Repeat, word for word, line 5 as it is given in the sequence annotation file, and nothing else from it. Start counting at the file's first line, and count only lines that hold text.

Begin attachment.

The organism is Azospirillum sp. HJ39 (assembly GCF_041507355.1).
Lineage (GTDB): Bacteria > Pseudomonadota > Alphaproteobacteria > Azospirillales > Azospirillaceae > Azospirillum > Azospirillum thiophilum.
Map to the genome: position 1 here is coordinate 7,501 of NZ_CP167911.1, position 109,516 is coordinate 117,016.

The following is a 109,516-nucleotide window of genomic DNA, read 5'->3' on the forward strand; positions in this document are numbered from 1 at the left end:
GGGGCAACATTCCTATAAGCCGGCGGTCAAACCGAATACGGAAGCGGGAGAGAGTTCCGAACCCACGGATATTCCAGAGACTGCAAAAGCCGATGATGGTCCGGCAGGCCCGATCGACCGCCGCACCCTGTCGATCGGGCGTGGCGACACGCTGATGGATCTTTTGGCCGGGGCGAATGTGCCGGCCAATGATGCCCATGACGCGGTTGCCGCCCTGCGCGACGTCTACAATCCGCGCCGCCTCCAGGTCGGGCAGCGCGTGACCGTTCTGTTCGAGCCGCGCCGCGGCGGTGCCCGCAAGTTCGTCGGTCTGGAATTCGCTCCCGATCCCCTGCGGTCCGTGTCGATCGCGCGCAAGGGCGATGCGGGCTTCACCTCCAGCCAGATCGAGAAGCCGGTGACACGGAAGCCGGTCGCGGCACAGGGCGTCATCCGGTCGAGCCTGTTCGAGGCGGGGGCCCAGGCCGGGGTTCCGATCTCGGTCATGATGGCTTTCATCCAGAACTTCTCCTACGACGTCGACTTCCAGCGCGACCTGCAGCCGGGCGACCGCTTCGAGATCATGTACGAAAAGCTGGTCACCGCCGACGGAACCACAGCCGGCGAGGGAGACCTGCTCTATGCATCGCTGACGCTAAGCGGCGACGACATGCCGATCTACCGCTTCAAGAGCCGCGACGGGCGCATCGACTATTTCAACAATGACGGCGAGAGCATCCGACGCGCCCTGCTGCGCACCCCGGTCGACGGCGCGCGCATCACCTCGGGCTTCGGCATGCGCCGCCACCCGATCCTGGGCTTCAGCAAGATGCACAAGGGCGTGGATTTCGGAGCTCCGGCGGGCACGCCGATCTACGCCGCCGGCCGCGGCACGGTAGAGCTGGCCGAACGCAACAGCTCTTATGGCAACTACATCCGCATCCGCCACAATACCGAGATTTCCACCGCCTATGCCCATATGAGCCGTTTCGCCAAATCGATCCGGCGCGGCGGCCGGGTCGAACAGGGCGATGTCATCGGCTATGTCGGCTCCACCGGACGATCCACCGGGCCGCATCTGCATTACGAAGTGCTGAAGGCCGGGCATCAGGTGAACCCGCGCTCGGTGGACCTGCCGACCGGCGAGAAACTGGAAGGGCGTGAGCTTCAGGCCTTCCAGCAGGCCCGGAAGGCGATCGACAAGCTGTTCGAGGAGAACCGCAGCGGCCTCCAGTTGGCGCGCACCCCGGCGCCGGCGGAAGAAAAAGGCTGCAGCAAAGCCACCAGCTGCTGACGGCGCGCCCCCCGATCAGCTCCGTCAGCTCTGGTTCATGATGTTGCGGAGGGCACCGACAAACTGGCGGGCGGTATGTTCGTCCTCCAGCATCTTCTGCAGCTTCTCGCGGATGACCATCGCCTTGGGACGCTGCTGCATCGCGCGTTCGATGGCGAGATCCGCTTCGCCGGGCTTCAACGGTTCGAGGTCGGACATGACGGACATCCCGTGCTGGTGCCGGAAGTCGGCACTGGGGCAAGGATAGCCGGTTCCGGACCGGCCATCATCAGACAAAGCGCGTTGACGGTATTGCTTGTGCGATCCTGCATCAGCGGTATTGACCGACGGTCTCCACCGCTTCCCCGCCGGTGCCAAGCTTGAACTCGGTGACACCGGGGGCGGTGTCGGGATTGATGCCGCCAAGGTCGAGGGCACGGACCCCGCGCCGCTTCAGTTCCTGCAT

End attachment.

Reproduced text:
GGGGCAACATTCCTATAAGCCGGCGGTCAAACCGAATACGGAAGCGGGAGAGAGTTCCGAACCCACGGATATTCCAGAGACTGCAAAAGCCGATGATGGTCCGGCAGGCCCGATCGACCGCCGCACCCTGTCGATCGGGCGTGGCGACACGCTGATGGATCTTTTGGCCGGGGCGAATGTGCCGGCCAATGATGCCCATGACGCGGTTGCCGCCCTGCGCGACGTCTACAATCCGCGCCGCCTCCAGGTCGGGCAGCGCGTGACCGTTCTGTTCGAGCCGCGCCGCGGCGGTGCCCGCAAGTTCGTCGGTCTGGAATTCGCTCCCGATCCCCTGCGGTCCGTGTCGATCGCGCGCAAGGGCGATGCGGGCTTCACCTCCAGCCAGATCGAGAAGCCGGTGACACGGAAGCCGGTCGCGGCACAGGGCGTCATCCGGTCGAGCCTGTTCGAGGCGGGGGCCCAGGCCGGGGTTCCGATCTCGGTCATGATGGCTTTCATCCAGAACTTCTCCTACGACGTCGACTTCCAGCGCGACCTGCAGCCGGGCGACCGCTTCGAGATCATGTACGAAAAGCTGGTCACCGCCGACGGAACCACAGCCGGCGAGGGAGACCTGCTCTATGCATCGCTGACGCTAAGCGGCGACGACATGCCGATCTACCGCTTCAAGAGCCGCGACGGGCGCATCGACTATTTCAACAATGACGGCGAGAGCATCCGACGCGCCCTGCTGCGCACCCCGGTCGACGGCGCGCGCATCACCTCGGGCTTCGGCATGCGCCGCCACCCGATCCTGGGCTTCAGCAAGATGCACAAGGGCGTGGATTTCGGAGCTCCGGCGGGCACGCCGATCTACGCCGCCGGCCGCGGCACGGTAGAGCTGGCCGAACGCAACAGCTCTTATGGCAACTACATCCGCATCCGCCACAATACCGAGATTTCCACCGCCTATGCCCATATGAGCCGTTTCGCCAAATCGATCCGGCGCGGCGGCCGGGTCGAACAGGGCGATGTCATCGGCTATGTCGGCTCCACCGGACGATCCACCGGGCCGCATCTGCATTACGAAGTGCTGAAGGCCGGGCATCAGGTGAACCCGCGCTCGGTGGACCTGCCGACCGGCGAGAAACTGGAAGGGCGTGAGCTTCAGGCCTTCCAGCAGGCCCGGAAGGCGATCGACAAGCTGTTCGAGGAGAACCGCAGCGGCCTCCAGTTGGCGCGCACCCCGGCGCCGGCGGAAGAAAAAGGCTGCAGCAAAGCCACCAGCTGCTGACGGCGCGCCCCCCGATCAGCTCCGTCAGCTCTGGTTCATGATGTTGCGGAGGGCACCGACAAACTGGCGGGCGGTATGTTCGTCCTCCAGCATCTTCTGCAGCTTCTCGCGGATGACCATCGCCTTGGGACGCTGCTGCATCGCGCGTTCGATGGCGAGATCCGCTTCGCCGGGCTTCAACGGTTCGAGGTCGGACATGACGGACATCCCGTGCTGGTGCCGGAAGTCGGCACTGGGGCAAGGATAGCCGGTTCCGGACCGGCCATCATCAGACAAAGCGCGTTGACGGTATTGCTTGTGCGATCCTGCATCAGCGGTATTGACCGACGGTCTCCACCGCTTCCCCGCCGGTGCCAAGCTTGAACTCGGTGACACCGGGGGCGGTGTCGGGATTGATGCCGCCAAGGTCGAGGGCACGGACCCCGCGCCGCTTCAGTTCCTGCAT